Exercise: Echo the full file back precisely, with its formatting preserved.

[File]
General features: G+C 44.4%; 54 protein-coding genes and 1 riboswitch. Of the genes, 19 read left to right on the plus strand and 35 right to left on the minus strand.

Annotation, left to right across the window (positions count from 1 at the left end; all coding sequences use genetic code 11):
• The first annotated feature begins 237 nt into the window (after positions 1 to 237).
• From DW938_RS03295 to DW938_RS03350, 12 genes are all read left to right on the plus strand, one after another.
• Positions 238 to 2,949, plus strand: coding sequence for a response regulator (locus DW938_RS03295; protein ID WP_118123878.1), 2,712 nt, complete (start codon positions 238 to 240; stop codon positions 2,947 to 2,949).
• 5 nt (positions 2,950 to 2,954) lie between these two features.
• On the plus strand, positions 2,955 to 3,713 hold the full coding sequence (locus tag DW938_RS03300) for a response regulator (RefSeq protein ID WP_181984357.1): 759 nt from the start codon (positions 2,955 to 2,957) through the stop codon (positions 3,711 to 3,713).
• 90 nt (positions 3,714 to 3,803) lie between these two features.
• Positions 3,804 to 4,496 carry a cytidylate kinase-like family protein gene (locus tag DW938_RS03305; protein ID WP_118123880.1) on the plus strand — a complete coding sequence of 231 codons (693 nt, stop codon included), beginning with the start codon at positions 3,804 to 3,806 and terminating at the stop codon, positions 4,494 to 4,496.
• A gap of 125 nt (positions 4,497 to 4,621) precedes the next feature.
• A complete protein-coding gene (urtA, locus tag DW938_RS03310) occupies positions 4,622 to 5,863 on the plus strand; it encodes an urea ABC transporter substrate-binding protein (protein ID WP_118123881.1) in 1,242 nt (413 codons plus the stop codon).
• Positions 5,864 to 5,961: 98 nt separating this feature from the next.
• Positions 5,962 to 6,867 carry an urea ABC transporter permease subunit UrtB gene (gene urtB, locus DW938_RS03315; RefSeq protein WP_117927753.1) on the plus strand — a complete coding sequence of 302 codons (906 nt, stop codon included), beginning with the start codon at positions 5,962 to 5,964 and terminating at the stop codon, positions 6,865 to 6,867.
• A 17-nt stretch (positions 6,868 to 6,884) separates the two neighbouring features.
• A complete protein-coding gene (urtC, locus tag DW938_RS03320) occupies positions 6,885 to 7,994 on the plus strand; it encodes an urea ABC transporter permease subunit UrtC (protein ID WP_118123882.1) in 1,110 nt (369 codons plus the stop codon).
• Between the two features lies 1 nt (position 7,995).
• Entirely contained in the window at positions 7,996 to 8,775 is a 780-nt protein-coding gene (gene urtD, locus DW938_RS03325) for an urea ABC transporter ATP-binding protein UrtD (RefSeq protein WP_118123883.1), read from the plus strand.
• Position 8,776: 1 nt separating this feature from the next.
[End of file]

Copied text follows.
General features: G+C 44.4%; 54 protein-coding genes and 1 riboswitch. Of the genes, 19 read left to right on the plus strand and 35 right to left on the minus strand.

Annotation, left to right across the window (positions count from 1 at the left end; all coding sequences use genetic code 11):
• The first annotated feature begins 237 nt into the window (after positions 1 to 237).
• From DW938_RS03295 to DW938_RS03350, 12 genes are all read left to right on the plus strand, one after another.
• Positions 238 to 2,949, plus strand: coding sequence for a response regulator (locus DW938_RS03295; protein ID WP_118123878.1), 2,712 nt, complete (start codon positions 238 to 240; stop codon positions 2,947 to 2,949).
• 5 nt (positions 2,950 to 2,954) lie between these two features.
• On the plus strand, positions 2,955 to 3,713 hold the full coding sequence (locus tag DW938_RS03300) for a response regulator (RefSeq protein ID WP_181984357.1): 759 nt from the start codon (positions 2,955 to 2,957) through the stop codon (positions 3,711 to 3,713).
• 90 nt (positions 3,714 to 3,803) lie between these two features.
• Positions 3,804 to 4,496 carry a cytidylate kinase-like family protein gene (locus tag DW938_RS03305; protein ID WP_118123880.1) on the plus strand — a complete coding sequence of 231 codons (693 nt, stop codon included), beginning with the start codon at positions 3,804 to 3,806 and terminating at the stop codon, positions 4,494 to 4,496.
• A gap of 125 nt (positions 4,497 to 4,621) precedes the next feature.
• A complete protein-coding gene (urtA, locus tag DW938_RS03310) occupies positions 4,622 to 5,863 on the plus strand; it encodes an urea ABC transporter substrate-binding protein (protein ID WP_118123881.1) in 1,242 nt (413 codons plus the stop codon).
• Positions 5,864 to 5,961: 98 nt separating this feature from the next.
• Positions 5,962 to 6,867 carry an urea ABC transporter permease subunit UrtB gene (gene urtB, locus DW938_RS03315; RefSeq protein WP_117927753.1) on the plus strand — a complete coding sequence of 302 codons (906 nt, stop codon included), beginning with the start codon at positions 5,962 to 5,964 and terminating at the stop codon, positions 6,865 to 6,867.
• A 17-nt stretch (positions 6,868 to 6,884) separates the two neighbouring features.
• A complete protein-coding gene (urtC, locus tag DW938_RS03320) occupies positions 6,885 to 7,994 on the plus strand; it encodes an urea ABC transporter permease subunit UrtC (protein ID WP_118123882.1) in 1,110 nt (369 codons plus the stop codon).
• Between the two features lies 1 nt (position 7,995).
• Entirely contained in the window at positions 7,996 to 8,775 is a 780-nt protein-coding gene (gene urtD, locus DW938_RS03325) for an urea ABC transporter ATP-binding protein UrtD (RefSeq protein WP_118123883.1), read from the plus strand.
• Position 8,776: 1 nt separating this feature from the next.